The third Newton 46 Dive Special to be purchased by the Florida Sea Base is scheduled to be ready for pick-up on Wednesday – maybe. I say maybe because the USCG has not performed the sea trial yet and the weather forecast is looking a little less than perfect in the New Orleans area on Tuesday. The vessels are built in Slidell, LA, just a few miles north of New Orleans. The delivery team is comprised of Capt. Rich Beliveau, Capt. Carol Chapman, Capt. Tom Faralli and me. Capt. Tom is currently in Alabama to attend his brother’s graduation and Captains Rich, Carol and I are scheduled to fly out of Miami International early Tuesday morning. The four of us will drive the BSA Centennial Eagle as fast as water and weather conditions will allow from Slidell, LA to the Florida Sea Base. Half of the purchase price of the vessel was donated by members of the Florida Sea Base Advisory Committee and the other half came from the BSA National High Adventure Matching Fund. Needless to say, we have been busy trying to prepare for the trip in addition to our regular duties.
Two Scuba Adventure crews arrived today. The lead divemasters are Jacob Otwell and David Rumbaugh. Each of them has several newbies shadowing him since we only have the 2 scuba crews for this rotation. (A full rotation is 6 Scuba Adventure crews and 1 Scuba Certification crews). We also had three Coral Reef Sailing crews arrive today. Today’s Coral Reef Mates are Chris Hill, Melissa Rynd and Gwynne Carpenter. The captains are Joe Wischmeier (S/V Spindrift), Ed Maril (S/V Siesta) and Tom Gaunt (S/V Juan Cadiz). Additionally, we have one Sea Exploring crew arrived. This crew is lead by Sea Exploring Mate Dylan Nigh and they will be aboard the Jolly 2 Rover.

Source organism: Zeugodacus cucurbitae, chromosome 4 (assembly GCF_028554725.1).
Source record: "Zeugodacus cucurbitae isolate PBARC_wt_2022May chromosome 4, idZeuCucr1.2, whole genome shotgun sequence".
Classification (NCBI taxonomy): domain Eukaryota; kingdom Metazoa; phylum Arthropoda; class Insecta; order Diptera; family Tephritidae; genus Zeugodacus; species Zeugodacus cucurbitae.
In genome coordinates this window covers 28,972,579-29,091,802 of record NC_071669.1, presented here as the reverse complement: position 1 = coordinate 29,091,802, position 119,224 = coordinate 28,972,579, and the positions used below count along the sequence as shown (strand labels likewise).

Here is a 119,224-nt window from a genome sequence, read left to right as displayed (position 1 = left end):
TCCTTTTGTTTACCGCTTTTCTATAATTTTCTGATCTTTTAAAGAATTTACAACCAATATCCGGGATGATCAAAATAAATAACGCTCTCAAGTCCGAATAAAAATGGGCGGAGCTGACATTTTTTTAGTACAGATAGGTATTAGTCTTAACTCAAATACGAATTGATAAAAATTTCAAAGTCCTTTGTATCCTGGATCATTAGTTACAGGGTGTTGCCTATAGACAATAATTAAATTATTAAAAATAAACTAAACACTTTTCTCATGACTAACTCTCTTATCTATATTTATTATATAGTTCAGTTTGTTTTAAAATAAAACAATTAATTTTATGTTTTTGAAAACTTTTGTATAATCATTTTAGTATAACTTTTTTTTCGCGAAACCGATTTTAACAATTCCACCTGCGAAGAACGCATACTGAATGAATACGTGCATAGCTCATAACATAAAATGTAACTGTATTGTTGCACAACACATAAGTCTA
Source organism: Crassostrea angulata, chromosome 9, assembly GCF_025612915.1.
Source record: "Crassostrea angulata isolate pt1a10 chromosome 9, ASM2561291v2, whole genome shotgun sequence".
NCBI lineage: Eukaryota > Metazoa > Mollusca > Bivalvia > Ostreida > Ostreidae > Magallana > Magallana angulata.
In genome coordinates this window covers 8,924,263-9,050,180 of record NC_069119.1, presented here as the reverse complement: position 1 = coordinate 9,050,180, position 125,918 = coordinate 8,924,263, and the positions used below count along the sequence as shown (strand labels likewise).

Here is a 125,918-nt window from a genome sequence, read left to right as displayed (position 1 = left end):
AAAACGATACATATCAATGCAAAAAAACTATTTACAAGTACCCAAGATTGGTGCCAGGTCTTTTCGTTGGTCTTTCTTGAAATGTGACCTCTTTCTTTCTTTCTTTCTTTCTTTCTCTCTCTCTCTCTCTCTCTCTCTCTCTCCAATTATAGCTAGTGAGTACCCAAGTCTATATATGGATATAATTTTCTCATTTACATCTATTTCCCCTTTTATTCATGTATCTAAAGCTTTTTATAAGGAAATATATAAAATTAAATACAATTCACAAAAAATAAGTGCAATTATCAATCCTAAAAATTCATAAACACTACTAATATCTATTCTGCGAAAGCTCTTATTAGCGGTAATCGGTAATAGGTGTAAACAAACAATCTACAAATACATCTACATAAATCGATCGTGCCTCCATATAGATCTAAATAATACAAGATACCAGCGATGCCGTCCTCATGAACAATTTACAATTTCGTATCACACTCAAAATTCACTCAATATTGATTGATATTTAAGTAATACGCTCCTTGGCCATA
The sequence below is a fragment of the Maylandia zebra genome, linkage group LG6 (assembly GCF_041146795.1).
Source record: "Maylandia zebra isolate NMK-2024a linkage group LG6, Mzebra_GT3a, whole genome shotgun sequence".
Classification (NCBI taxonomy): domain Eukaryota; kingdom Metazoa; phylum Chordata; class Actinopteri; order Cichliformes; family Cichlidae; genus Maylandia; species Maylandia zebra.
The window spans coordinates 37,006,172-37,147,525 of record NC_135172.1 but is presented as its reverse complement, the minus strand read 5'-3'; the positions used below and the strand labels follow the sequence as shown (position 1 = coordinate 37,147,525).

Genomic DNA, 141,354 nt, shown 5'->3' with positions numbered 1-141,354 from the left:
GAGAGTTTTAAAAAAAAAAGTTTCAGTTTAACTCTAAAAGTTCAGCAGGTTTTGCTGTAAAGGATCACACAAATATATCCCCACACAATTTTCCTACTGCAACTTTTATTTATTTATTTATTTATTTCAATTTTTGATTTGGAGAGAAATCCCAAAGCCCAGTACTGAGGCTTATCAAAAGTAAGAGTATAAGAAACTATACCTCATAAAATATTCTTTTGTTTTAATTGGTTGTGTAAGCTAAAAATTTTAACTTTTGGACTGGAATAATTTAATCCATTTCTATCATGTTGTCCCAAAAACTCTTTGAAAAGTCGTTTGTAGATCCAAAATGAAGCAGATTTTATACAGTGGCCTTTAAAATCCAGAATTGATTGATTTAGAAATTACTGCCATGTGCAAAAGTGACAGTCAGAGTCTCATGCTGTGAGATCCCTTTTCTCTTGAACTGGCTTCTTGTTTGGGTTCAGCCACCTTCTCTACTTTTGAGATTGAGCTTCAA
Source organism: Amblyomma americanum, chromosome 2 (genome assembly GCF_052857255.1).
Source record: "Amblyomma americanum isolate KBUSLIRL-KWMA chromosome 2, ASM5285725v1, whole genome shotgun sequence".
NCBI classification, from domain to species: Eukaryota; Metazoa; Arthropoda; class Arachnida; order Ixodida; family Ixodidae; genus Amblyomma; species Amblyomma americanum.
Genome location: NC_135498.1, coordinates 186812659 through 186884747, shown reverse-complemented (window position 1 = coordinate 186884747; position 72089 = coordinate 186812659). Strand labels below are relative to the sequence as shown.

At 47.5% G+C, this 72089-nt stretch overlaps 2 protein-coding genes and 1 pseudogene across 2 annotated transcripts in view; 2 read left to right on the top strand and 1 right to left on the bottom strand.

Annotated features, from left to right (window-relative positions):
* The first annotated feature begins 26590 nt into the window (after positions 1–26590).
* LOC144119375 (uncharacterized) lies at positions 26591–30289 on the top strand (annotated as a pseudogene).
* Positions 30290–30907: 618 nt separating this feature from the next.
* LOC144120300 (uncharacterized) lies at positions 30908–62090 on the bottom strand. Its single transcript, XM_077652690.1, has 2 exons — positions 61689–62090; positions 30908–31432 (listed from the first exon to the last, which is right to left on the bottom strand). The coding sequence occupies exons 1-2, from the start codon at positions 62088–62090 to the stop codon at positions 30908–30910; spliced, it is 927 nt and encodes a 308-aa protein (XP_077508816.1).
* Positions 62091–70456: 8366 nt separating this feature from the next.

At least 12 people have died in Guatemala from weather generated by Tropical Storm Agatha. On-shore winds are keeping the oil away from the Keys and Florida Sea Base. The forecast calls for southwesterly winds Wednesday through Friday possibly pushing some of the oil as far east as the Florida Panhandle. However, even that scenario poses no threat to the Florida Keys. But it does mean we may have to drive the new boat through it. I feel very sorry for the areas affected. If the situation was just a little different it could in fact be us instead of them. And it could work itself this far east if not stopped soon. I pray that this disaster is brought under control soon – very soon. Even so, there will be tens of millions (if not hundreds of millions) of gallons of oil to clean up.
Aboard S/V Escape